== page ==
messages are accessible to both the visually and the auditory
impaired, as well as to both visual and auditory learning styles.
Its important to use an engaging narrator to record your audio.
Selecting a narrator with a professional, comfortable, and engaging
voice increases the e-learnings appeal to all learners. If the
training program consists of several lessons, consider using
multiple narrators to add variety and keep learners from becoming
bored by hearing the same voice over and over. In addition, the
audio in the program should be clear, concise, and not overdone.
Its a good rule of thumb to use only one narrator if theres minimal
content. If there is a scenario-based video included in a training
program, use multiple narrators where you see fit.
There are at least 2.5 million Americans who are blind or have low
vision who use computers. Through the use of screen readers and
other devices, e-learning is a great tool for delivering training
to the visually impaired. However, it is important for designers to
have a working knowledge of how to develop screen text that screen
readers can read easily.
A screen reader is an application used to interpret and read
information on a computer monitor screen. These devices are
incredibly beneficial to auditory learners or people with visual
impairments. Section 508 of the Rehabilitation Act requires an
option for users to select if they want to disable the screen
reader. While it is an effective application, people should have
the option to disable their screen reader. For example, periods
should be added after headings, labels, and items in a bulleted
format to cue the screen reader to pause. Furthermore, avoiding the
use of basic text symbols, such as ampersands and percentage signs,
The size, style, and organization of text are also important.
Keeping the text layout uncluttered and consistent from page to
page increases accessibility for learners with cognitive or
When selecting a font type, sans serif fonts such as Arial or
Helvetica are ideal. New training developers often try to use fonts
that are interesting and unique, which can be impractical and
difficult to read on a computer monitor. A sans serif font will
cause less strain on the eyes, making the content more inviting.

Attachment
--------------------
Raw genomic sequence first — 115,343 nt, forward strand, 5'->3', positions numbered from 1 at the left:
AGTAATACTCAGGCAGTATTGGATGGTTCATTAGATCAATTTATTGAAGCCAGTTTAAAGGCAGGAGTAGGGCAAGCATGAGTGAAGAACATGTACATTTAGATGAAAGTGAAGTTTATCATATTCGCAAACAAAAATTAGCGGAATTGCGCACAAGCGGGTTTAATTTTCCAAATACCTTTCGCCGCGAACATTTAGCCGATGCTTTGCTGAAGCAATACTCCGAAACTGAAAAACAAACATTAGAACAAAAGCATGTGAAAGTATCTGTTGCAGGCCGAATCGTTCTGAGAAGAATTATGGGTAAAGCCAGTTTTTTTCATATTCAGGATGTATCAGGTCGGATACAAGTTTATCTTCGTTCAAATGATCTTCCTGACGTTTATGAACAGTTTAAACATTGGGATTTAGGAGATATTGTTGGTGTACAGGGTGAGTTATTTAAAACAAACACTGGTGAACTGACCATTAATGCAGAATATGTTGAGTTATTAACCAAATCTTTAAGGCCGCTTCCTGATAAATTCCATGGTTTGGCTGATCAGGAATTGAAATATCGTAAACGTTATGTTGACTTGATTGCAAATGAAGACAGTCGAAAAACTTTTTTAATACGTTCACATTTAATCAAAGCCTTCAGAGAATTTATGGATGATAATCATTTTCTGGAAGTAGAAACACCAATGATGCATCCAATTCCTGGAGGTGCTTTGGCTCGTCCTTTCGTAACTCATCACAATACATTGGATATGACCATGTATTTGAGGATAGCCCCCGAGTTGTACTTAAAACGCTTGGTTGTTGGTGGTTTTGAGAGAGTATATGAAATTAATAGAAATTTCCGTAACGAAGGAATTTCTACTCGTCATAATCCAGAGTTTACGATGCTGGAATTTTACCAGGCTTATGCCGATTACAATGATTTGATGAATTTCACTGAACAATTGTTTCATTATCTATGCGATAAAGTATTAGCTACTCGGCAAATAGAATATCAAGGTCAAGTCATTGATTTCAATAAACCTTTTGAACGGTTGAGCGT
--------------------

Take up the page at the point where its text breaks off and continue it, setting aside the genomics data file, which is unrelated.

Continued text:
This allows learners to focus more on the content than the font
while increasing accessibility for visually impaired learners.
Links are an essential part of many online training courses because
they provide users with external, dynamic information to supplement
the courses content. However, some learners may be left confused by
a link if it is labeled incorrectly. This can be overcome by making
links descriptive. Instead of labeling the link as Click Here,
title it with a description of the externally linked information.
Users with cognitive disabilities also can benefit from having
descriptive links because these allow them to recognize the links
as connections between both sets of information.
When used effectively, color can greatly enhance an e-learning
program. There are a few strategies you should follow to make sure
you are using color to your best advantage.
Its best to use a dark-colored text on a light-colored background.
This increases the contrast between the text and the background
while providing visually impaired individuals with enhanced
accessibility to the information. There are two ways to check to
ensure the color used in the training program is viewable to
colorblind learners: Print out the training program in black or
white or view the training program on a black-and-white monitor.
Doing so will give a good indication of whether or not the color is
being used effectively.
Interactive elements are important to the success of an e-learning
program. They help maintain learners interest and can be used to
check for understanding and reinforce key lesson content throughout
the lesson. However, its important to structure activities so they
are accessible to individuals with mobility disabilities.
Activities that require learners to click on small buttons may be
difficult for learners who lack fine motor control.
Several techniques are available to you to enhance accessibility in
this area. First, allow ample time for learners to complete
activities and tests. Timed tests may be difficult for some
learners. Including larger, clickable icons can enhance ease of
Tying it together
To determine whether your program is accessible to individuals with
disabilities, consider working with employees who have identified
themselves as disabled and who are willing to be included in a
pilot group. Many colleges and universities have centers designed
to help increase accessibility of their programs to students of all
backgrounds, and they may be able to serve as a valuable resource
When working with your volunteer pilot group, follow up the trial
run with disability-specific questions. For example, ask people
with visual impairments what they thought of the audio, how well
the content was organized, whether they could clearly understand
the narrator, and what their overall learning experience was.
Many resources are available online to help you develop training
that is accessible to all employees. The strategies we have
discussed are only the start of developing comprehensive e-learning
programs accessible to everyone, regardless of ability. Through
continuous questioning and exploration, training designers and
developers can provide training that is informative and engaging to
all employees that meets ADA and 508 compliance standards.